Deceased was married about a year ago, when there were signs of improvement in his health; but unlooked-for complications set in suddenly and he never regained his strength sufficiently to again enjoy the outdoor life of which he was so fond. Capt Crean’s military life is dated back to 1875, when he joined F Company of the QOR, in command of Capt (Now Lieut.-Col) Hamilton.
Two years later the old Law Student’s Company was organized and John Crean became a sergeant of the new organization. Later he was made sergeant-major. After two years he took a commission and rose to the rank of captain.
He then joined the Gold Coast Regiment of the West African frontier force. Six years of service in a climate so hazardous to health that officers were of necessity allowed a six months’ furlough each year, served to wreck the robust captain’s health beyond recovery.
Eventually he was obliged to leave the Gold Coast force on account of his health and was appointed to a position in the battery here, ranking as captain; but, owing to continued ill-health he was never to take over the duties incumbent to the office.
Capt Crean was one of the most popular officers in the corps and was held in high esteem by his many friends. He had always taken a great interest in all athletics and was very hardy with the gloves, having taken successful parts in several boxing bouts in some chief athletic events.
Captain Crean was a man about 47 years of age and is survived by a wife, a widowed mother, two brothers and four sisters. He was a prominent member of the Anglican Church and a Conservative in politics. Mr Thos. J Crean, of Union avenue, Montreal, is a brother of the deceased.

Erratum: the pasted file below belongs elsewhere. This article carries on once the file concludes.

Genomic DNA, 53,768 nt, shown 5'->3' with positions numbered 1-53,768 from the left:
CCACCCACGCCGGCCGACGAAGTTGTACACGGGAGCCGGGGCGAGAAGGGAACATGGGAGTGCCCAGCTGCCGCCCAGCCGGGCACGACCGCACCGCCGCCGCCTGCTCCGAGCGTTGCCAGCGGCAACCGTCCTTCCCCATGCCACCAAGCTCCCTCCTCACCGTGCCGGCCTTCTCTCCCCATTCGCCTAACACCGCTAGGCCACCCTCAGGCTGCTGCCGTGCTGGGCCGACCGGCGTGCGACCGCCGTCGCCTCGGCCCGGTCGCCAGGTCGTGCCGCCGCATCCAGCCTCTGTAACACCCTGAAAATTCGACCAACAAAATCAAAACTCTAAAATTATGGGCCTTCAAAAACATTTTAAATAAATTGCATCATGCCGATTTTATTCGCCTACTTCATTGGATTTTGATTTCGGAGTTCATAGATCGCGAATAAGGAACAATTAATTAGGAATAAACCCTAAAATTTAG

Article from Into the Heart of Africa; Jeanne Cannizzo 1989:
One of those who fought for Crown and Empire was John V. Crean of Toronto. Born in 1858, he joined the Queen’s Own Rifles when he was eighteen eventually becoming sergeant major. A professional soldier all his life, he took part in the campaign against the metis in western Canada during the uprising of 1885. Later, with the Gold Coast Regiment of the West African Frontier Force, he led a contingent of Hausa soldiers in Ghana.
The Hausa are an Islamicized people living in northern Nigeria, well known as both long-distance traders and soldiers. Under the direction of British officers, they were widely used as infantry throughout the colonies of West Africa. Together Crean and his troops took part in the Asante War of 1900.
The Asante lived in one of the most powerful states in West Africa. A wealthy trading empire and political confederacy, the Asante kingdom had come into conflict with the British throughout the 19th century. Having suffered a major military defeat in 1874 and the exile of their king in 1896, the Asante rose again in 1900, after the governor of the British Crown Colony of the Gold Coast (now part of Ghana) tried to take possession of the Golden Stool, which enshrined the soul of the nation. A symbolic rather than utilitarian object, it was never actually sat upon.
Colonial authorities were unsuccessful in their attempt to take the stool, but the Asante confederacy ceased to exist after the campaign of 1900 until it was restored in 1935.